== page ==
AI and Automation: Transforming Legal and Procurement Practices
The use of AI to facilitate LIBOR transition has highlighted the potential for Natural Language Processing (NLP) to automate traditionally labour-intensive aspects of the legal profession. This article explores how AI technology can be similarly impactful in the procurement sector, specifically the scope for generative AI to augment the productivity of bid teams engaged in the inefficient process of tendering.
The use of AI in the legal sector is growing rapidly, and with it, the potential to streamline processes, improve accuracy, and reduce costs. AI can help lawyers to quickly identify key issues or areas of risk in a case, such as document review, contract management and compliance tracking.
A particularly interesting case study involving AI in the legal sector is LIBOR transition.
On July 27, 2017, the United Kingdom's Financial Conduct Authority (FCA) declared that the London Interbank Offered Rate (LIBOR) would cease to be published by the conclusion of 2021. Though not entirely out of use, LIBOR was the primary interest rate for inter-bank lending and a key point of reference for financial instruments.
Based on five currencies - the U.S. dollar, the euro, the British pound, the Japanese yen, and the Swiss franc - LIBOR became a vital component of the global financial system, used by banks and other financial institutions to set interest rates for an array of products and services. LIBOR was embedded into financial contracts worth an estimated $300 trillion globally. Thus, the withdrawal of LIBOR triggered considerable panic across financial institutions required to prepare for the transition to new interest rates.
Faced with the need to analyse thousands of LIBOR-referencing contracts for key terms, including “fallbacks” – clauses which delineate the course of action in the event of LIBOR withdrawal - banks and law firms required AI-powered solutions. Existing software, employed in litigation departments to facilitate discovery (the pre-trial gathering of evidence), would still have required the support of 1,000 lawyers over two years to identify and switch over the contracts.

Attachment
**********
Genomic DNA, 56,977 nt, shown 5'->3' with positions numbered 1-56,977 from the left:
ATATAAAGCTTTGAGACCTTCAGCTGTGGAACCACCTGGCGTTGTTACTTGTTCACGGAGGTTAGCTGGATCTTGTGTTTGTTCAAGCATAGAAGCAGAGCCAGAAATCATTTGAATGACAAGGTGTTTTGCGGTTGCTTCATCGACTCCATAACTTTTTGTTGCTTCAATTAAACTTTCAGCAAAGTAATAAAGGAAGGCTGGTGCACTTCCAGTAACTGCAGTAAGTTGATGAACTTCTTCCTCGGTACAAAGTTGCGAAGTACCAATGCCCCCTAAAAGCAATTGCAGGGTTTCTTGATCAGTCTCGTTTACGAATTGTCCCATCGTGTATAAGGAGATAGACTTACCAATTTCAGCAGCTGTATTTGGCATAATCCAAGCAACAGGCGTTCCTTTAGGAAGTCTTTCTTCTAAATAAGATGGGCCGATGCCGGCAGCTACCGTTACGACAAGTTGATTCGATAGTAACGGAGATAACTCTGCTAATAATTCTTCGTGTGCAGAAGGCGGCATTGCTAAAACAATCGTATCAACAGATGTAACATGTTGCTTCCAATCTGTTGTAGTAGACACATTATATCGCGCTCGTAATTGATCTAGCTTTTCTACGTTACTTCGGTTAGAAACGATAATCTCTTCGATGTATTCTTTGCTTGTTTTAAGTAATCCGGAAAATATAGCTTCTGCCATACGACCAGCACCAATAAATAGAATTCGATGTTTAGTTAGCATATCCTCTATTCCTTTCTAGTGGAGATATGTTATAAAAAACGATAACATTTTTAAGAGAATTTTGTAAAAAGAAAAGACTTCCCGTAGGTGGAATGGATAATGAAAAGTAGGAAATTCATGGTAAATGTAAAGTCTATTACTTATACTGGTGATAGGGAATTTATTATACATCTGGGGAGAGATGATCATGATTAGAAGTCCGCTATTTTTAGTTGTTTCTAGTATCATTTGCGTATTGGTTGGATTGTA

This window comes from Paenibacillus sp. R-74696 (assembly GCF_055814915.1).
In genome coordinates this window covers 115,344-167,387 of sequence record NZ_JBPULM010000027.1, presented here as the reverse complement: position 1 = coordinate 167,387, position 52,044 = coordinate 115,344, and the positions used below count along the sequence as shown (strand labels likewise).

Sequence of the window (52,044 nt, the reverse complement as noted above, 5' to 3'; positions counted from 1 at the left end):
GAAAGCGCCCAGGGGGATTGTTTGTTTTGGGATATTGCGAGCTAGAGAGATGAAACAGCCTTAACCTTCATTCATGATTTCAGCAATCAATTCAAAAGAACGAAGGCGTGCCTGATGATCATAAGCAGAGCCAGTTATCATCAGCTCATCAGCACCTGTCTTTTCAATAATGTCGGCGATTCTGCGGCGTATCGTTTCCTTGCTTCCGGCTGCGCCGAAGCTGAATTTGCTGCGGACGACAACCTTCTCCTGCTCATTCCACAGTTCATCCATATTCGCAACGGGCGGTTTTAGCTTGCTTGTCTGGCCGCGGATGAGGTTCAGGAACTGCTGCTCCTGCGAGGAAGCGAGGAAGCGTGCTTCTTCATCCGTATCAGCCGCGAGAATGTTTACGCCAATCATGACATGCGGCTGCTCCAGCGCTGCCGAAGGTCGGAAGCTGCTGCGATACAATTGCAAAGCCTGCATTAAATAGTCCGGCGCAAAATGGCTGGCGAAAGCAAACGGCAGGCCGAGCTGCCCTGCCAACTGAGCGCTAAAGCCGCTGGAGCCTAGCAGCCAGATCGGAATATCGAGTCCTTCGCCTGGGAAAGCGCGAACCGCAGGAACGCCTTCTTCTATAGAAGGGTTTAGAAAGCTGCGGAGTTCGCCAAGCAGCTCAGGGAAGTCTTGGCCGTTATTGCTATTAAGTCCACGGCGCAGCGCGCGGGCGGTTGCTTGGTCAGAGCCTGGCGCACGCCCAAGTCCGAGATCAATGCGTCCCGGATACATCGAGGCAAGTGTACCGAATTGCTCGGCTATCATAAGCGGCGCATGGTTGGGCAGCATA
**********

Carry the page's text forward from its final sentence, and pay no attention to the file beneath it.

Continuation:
Due to "fallback" clauses being difficult to locate within contracts, law firms and banks turned to Natural Language Processing (NLP) and machine learning-based solutions. Partnering with innovative legal services companies like Elevate, leading firms developed bespoke AI-powered LIBOR transition tools. Machine learning facilitated rapid document analysis and drove informed decision making by observing patterns across a huge corpus of data.
Such AI-based tools have the power to identify and collate contracts requiring the same transition strategies, even if the technical language used is different. This allows for rapid examination of contractual agreements by automating a previously labour-intensive task. Furthermore, natural language generation is employed to create documents, reports and chatbots for communication between internal and external stakeholders.
The efficacy of AI in streamlining LIBOR-transition demonstrates value for financial institutions dealing with spiralling numbers of remediation incidents. UK banks have incurred an estimated £48.5 billion in remediation costs since 2012 in cases relating to payment protection insurance (PPI) alone. Just as Natural Language Processing (NLP) and machine learning accelerated the transition from LIBOR, these methods will provide firms with technological solutions to manage these cases and reduce the scope for human error.